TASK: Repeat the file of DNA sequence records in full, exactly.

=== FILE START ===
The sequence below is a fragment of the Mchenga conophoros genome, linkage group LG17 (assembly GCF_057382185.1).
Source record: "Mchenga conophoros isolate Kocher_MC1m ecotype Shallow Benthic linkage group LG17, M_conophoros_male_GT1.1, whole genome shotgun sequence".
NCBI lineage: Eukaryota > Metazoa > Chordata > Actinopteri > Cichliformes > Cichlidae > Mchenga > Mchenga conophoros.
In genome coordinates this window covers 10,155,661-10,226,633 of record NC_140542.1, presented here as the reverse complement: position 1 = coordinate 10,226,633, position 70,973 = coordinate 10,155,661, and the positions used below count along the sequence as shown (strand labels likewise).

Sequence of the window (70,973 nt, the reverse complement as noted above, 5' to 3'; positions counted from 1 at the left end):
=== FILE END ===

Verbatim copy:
The sequence below is a fragment of the Mchenga conophoros genome, linkage group LG17 (assembly GCF_057382185.1).
Source record: "Mchenga conophoros isolate Kocher_MC1m ecotype Shallow Benthic linkage group LG17, M_conophoros_male_GT1.1, whole genome shotgun sequence".
NCBI lineage: Eukaryota > Metazoa > Chordata > Actinopteri > Cichliformes > Cichlidae > Mchenga > Mchenga conophoros.
In genome coordinates this window covers 10,155,661-10,226,633 of record NC_140542.1, presented here as the reverse complement: position 1 = coordinate 10,226,633, position 70,973 = coordinate 10,155,661, and the positions used below count along the sequence as shown (strand labels likewise).

Sequence of the window (70,973 nt, the reverse complement as noted above, 5' to 3'; positions counted from 1 at the left end):